Shobha Shukla - CNS
A report released recently by NCD Alliance during the Annual Global Week for Action on Non-Communicable Diseases (NCDs), calls for integration of NCDs prevention and care into global health initiatives and universal health coverage.
Jointly produced by the George Institute for Global Health and NCD Alliance, the report makes a call for breaking down the existing silos in global health, and reorienting NCDs services to be people-centric and to be integrated. It argues that political commitments to integrate NCDs care and control with services for priority groups - such as people living with HIV, people affected by TB and malaria, and key populations from reproductive, maternal, neonatal and child health programmes - have not translated into reality on the ground in low- and middle-income countries.
Ignoring the interconnections between these target populations, and the reality of the epidemiological shift to NCDs, is resulting in drastic consequences, more so as co-morbidities between infectious diseases and NCDs are becoming more entrenched.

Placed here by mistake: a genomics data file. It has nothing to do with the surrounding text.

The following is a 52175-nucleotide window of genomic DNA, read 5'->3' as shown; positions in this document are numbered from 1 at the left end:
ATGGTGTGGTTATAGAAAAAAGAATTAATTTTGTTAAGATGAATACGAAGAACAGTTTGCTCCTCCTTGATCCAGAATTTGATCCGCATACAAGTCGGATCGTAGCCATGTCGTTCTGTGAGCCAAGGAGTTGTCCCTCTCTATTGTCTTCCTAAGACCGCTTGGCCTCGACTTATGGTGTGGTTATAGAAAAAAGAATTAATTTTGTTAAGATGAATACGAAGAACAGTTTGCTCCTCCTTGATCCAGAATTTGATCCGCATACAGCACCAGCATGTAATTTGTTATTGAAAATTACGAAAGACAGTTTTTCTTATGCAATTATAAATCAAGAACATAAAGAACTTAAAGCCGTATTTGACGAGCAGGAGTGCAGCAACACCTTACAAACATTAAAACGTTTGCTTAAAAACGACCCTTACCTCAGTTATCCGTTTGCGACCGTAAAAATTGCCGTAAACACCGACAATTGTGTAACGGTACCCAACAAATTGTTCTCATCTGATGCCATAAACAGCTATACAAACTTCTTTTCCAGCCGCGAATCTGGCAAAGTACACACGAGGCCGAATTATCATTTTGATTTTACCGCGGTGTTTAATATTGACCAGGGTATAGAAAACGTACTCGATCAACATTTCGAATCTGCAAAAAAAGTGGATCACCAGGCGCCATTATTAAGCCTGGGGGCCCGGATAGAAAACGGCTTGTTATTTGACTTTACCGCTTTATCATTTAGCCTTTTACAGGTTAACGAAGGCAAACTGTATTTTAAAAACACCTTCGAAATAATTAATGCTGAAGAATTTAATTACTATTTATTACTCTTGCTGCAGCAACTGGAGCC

Even though NCDs are the leading causes of death and disability worldwide, and co-morbidities between infectious diseases and NCDs are becoming more entrenched, healthcare in many countries does not yet respond to the needs of people living with NCDs. Covid has further intensified the need to ensure that people can more easily access simultaneous services that prevent and treat both infectious diseases such as HIV, TB and malaria, and NCDs such as cardiovascular diseases, cancers, respiratory diseases, and diabetes.
At an event organised during the report launch, the NCDs community and experts voiced their concerns and shared personal experiences regarding NCDs care and control, especially in low- and middle-income countries.
integrated healthcare is a compelling need since very long!
Global health data is an evidence that year after year, infectious diseases and NCDs have been deeply entrenched but our healthcare responses have failed to integrate effectively to prevent needless human suffering and avert untimely deaths. Even progress on health and development cross-connections has been abysmal - for instance, malnutrition and TB both continue to fuel each other.
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